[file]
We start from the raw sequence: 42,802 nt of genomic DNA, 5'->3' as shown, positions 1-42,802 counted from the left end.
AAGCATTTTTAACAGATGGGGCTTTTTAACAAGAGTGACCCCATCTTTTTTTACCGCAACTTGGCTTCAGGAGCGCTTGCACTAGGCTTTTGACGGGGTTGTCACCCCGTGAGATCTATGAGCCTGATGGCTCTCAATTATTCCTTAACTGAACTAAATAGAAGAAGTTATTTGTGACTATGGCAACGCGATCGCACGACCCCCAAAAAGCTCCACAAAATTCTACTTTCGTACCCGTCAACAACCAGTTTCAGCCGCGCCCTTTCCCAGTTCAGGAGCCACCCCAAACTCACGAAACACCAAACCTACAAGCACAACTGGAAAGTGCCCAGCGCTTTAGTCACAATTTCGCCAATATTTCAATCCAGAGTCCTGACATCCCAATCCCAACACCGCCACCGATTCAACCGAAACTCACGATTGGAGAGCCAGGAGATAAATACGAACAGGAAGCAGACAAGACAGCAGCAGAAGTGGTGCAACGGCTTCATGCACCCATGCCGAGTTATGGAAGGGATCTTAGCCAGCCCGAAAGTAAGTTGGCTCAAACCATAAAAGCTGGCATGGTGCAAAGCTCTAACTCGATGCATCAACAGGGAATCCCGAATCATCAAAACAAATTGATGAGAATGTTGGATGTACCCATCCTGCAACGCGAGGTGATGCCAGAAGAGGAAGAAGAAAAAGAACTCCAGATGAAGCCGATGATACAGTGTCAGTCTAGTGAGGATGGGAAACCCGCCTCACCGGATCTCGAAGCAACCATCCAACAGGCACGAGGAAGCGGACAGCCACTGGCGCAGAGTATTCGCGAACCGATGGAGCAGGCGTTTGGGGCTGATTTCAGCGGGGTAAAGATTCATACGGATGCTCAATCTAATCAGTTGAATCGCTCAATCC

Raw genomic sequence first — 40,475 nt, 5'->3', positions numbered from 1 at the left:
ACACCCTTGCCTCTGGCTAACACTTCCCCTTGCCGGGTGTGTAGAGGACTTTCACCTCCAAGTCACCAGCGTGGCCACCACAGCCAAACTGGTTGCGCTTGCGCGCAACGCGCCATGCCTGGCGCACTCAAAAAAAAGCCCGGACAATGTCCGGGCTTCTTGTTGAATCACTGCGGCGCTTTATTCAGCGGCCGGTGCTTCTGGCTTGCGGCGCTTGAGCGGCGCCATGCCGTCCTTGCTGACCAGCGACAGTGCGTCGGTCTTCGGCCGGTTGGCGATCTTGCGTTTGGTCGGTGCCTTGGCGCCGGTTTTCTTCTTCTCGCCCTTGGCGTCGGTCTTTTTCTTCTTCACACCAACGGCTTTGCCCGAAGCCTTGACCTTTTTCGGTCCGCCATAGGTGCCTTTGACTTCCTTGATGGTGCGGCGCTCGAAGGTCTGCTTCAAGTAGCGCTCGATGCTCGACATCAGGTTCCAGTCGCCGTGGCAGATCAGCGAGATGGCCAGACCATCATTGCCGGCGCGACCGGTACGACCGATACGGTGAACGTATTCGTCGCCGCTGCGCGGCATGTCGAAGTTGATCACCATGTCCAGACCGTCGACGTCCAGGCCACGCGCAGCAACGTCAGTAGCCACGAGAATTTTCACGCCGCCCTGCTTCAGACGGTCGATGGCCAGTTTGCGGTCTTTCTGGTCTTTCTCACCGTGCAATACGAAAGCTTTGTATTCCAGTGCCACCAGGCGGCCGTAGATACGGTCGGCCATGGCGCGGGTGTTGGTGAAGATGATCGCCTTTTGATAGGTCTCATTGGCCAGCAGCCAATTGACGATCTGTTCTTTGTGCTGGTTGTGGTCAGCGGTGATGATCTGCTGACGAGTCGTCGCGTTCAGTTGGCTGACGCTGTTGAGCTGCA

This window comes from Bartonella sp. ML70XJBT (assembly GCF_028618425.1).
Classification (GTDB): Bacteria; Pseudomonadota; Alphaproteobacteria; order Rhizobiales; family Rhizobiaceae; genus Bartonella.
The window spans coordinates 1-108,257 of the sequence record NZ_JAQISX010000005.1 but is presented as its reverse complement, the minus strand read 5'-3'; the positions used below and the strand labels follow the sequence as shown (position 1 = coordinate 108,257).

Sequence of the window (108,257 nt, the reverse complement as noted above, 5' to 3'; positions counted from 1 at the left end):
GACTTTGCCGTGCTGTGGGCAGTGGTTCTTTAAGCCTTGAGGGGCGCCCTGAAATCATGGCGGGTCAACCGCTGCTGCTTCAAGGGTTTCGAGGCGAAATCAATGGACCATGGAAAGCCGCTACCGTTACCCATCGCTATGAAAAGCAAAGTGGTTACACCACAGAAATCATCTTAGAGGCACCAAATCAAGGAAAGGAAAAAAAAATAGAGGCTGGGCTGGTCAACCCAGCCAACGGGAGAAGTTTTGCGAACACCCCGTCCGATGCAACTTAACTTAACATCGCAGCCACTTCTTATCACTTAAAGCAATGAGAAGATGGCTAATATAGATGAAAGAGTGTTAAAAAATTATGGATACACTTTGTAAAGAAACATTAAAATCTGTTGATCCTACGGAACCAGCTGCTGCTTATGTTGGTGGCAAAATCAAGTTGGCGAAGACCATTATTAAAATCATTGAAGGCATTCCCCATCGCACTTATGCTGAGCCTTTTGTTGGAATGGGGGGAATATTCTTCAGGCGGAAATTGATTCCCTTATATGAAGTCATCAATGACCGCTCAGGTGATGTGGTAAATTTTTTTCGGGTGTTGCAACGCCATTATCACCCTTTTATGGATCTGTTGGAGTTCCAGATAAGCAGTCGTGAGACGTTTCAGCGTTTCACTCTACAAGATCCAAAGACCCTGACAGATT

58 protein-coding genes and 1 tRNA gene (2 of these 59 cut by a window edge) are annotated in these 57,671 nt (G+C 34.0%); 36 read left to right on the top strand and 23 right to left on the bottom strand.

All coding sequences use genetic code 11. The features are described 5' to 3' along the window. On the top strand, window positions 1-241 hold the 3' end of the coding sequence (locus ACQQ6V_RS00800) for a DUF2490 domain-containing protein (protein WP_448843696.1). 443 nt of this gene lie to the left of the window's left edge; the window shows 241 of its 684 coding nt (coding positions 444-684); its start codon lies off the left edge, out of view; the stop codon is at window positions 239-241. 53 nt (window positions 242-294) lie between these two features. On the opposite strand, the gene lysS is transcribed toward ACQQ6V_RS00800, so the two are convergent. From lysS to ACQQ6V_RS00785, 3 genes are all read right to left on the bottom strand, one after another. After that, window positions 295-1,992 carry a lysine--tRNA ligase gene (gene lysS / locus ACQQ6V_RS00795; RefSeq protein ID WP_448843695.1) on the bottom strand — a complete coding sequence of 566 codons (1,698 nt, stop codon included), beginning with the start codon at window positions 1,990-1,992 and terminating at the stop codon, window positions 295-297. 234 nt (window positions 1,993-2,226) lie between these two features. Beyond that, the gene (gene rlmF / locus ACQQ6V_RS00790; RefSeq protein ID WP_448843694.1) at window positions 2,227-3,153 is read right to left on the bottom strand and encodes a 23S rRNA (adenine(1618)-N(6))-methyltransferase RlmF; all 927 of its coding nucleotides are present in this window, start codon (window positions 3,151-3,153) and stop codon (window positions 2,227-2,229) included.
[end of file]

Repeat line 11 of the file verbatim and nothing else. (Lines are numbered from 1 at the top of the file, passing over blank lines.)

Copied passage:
All coding sequences use genetic code 11. The features are described 5' to 3' along the window. On the top strand, window positions 1-241 hold the 3' end of the coding sequence (locus ACQQ6V_RS00800) for a DUF2490 domain-containing protein (protein WP_448843696.1). 443 nt of this gene lie to the left of the window's left edge; the window shows 241 of its 684 coding nt (coding positions 444-684); its start codon lies off the left edge, out of view; the stop codon is at window positions 239-241. 53 nt (window positions 242-294) lie between these two features. On the opposite strand, the gene lysS is transcribed toward ACQQ6V_RS00800, so the two are convergent. From lysS to ACQQ6V_RS00785, 3 genes are all read right to left on the bottom strand, one after another. After that, window positions 295-1,992 carry a lysine--tRNA ligase gene (gene lysS / locus ACQQ6V_RS00795; RefSeq protein ID WP_448843695.1) on the bottom strand — a complete coding sequence of 566 codons (1,698 nt, stop codon included), beginning with the start codon at window positions 1,990-1,992 and terminating at the stop codon, window positions 295-297. 234 nt (window positions 1,993-2,226) lie between these two features. Beyond that, the gene (gene rlmF / locus ACQQ6V_RS00790; RefSeq protein ID WP_448843694.1) at window positions 2,227-3,153 is read right to left on the bottom strand and encodes a 23S rRNA (adenine(1618)-N(6))-methyltransferase RlmF; all 927 of its coding nucleotides are present in this window, start codon (window positions 3,151-3,153) and stop codon (window positions 2,227-2,229) included.